I hated all the things I had toiled for under the sun, because I must leave them to the one who comes after me.
Max Lucado writes: 'A little boy is on the beach. He packs the sand with plastic spades into a bright red bucket. Then he upends the bucket and a sandcastle is created. 'A man is in his office. He shoves papers into stacks and delegates assignments. Numbers are juggled, contracts are signed, and a profit is made. 'Two builders; two castles. They see nothing and make something. And for both the tide will rise and the end will come. Yet that's where the similarities cease.
For the boy sees the end while the man ignores it. Watch the boy as dusk approaches. As the waves near, the wise child begins to clap. There is no sorrow. No fear. No regret. He knew this would happen. He is not surprised. And when the great wave finally crashes upon his castle and his masterpiece is sucked into the sea, he smiles, picks up his tools, takes his father's hand and goes home.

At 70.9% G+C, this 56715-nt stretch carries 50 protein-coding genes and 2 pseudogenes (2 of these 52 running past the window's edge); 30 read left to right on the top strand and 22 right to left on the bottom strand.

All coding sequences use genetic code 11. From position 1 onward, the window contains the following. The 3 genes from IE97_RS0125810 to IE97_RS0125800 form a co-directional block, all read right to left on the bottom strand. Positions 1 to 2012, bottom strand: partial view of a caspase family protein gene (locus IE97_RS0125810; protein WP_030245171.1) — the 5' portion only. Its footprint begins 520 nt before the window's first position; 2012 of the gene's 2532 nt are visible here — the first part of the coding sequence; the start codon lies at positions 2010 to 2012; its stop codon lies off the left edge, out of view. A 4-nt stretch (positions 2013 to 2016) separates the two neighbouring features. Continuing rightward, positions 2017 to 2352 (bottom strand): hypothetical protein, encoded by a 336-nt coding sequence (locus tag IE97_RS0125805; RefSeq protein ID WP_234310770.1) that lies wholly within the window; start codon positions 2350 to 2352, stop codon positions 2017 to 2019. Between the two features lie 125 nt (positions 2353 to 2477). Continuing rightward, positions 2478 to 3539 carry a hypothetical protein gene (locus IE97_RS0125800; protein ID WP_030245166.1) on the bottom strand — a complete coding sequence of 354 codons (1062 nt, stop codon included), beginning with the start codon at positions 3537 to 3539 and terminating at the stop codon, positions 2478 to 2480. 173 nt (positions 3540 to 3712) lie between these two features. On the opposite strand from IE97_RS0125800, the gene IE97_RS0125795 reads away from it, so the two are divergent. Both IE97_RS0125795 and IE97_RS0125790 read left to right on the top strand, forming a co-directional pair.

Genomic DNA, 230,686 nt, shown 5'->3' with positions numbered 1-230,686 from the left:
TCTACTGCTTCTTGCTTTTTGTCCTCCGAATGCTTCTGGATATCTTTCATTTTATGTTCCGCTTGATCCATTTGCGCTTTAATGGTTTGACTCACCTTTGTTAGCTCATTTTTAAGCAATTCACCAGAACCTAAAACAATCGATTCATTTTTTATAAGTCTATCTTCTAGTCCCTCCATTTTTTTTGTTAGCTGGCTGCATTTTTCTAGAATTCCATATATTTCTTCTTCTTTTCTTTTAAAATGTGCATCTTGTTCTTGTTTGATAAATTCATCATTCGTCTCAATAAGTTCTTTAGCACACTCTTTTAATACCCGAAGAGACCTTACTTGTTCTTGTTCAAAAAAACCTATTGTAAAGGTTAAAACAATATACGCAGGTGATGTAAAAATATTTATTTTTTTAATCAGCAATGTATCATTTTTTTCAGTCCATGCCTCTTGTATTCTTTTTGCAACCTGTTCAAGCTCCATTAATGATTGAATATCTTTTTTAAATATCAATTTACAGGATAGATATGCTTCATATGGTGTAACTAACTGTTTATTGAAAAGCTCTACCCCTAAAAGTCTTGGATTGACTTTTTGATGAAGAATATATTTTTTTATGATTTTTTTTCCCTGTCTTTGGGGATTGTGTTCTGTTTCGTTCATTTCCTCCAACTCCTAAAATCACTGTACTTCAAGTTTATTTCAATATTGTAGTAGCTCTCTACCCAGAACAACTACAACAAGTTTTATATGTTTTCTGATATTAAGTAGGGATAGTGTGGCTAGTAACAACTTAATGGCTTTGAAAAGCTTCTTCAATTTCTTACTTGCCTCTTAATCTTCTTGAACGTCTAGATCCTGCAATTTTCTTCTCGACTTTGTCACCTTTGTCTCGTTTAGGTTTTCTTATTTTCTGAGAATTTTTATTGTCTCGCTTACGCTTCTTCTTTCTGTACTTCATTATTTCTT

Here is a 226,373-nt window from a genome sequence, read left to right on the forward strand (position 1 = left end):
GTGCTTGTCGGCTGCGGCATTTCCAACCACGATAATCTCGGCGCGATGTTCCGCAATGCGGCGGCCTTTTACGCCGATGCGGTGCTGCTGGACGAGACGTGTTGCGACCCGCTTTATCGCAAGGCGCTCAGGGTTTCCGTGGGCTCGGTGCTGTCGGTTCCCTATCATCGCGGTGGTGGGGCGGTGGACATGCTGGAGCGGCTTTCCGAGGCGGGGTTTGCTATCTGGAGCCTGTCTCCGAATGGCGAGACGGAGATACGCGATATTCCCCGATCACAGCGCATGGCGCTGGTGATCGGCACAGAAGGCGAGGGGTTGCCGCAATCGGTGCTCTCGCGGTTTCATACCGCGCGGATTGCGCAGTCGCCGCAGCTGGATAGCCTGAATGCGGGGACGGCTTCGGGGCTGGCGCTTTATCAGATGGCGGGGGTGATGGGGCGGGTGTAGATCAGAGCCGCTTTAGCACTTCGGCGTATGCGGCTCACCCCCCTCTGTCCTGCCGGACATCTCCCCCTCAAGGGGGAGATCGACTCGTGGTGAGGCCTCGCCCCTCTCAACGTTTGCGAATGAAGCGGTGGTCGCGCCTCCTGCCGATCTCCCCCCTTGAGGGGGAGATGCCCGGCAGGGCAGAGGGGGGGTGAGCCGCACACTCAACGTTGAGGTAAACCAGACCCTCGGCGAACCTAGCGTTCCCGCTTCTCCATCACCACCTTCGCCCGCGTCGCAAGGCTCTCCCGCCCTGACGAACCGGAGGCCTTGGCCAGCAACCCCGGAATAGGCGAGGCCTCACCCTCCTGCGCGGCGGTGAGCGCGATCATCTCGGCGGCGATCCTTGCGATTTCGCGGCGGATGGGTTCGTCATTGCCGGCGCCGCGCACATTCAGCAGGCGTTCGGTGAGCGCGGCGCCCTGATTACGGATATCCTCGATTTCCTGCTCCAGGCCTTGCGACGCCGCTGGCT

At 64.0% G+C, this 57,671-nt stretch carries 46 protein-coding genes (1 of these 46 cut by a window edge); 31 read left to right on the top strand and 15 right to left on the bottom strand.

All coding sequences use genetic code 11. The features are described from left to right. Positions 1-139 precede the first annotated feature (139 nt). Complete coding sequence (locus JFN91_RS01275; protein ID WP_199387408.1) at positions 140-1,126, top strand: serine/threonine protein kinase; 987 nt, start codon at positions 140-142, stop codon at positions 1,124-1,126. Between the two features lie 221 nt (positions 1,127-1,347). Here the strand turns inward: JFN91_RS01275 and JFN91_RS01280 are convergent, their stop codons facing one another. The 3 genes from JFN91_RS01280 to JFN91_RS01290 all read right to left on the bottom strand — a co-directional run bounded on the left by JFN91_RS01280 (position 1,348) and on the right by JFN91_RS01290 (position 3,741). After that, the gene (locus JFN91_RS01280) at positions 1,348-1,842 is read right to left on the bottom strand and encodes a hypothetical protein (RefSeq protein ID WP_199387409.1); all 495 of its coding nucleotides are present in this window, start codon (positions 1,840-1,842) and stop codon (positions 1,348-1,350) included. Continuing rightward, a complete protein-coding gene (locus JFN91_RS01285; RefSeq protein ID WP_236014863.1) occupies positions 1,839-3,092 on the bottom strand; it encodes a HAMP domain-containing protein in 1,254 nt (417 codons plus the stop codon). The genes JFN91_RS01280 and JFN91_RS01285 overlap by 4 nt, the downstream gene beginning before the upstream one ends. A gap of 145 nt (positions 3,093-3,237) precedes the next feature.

The grown-up however, is not so wise. As the wave of years collapses on his castle he is terrified. He hovers over the sandy monument he protected. He blocks the waves from the walls he has made. Salt-water soaked and shivering he scowls at the incoming tide. 'It's my castle,' he defies. The ocean need not respond. Both know to whom the sand belongs...and I don't know much about sandcastles. But children do. Watch them and learn. Go ahead and build, but build with a child's heart. When the sun sets and the tides take - applaud. Salute the process of life, then take your Father's hand and go home.'Excerpt from UCB Word for Today. Free issues are available here.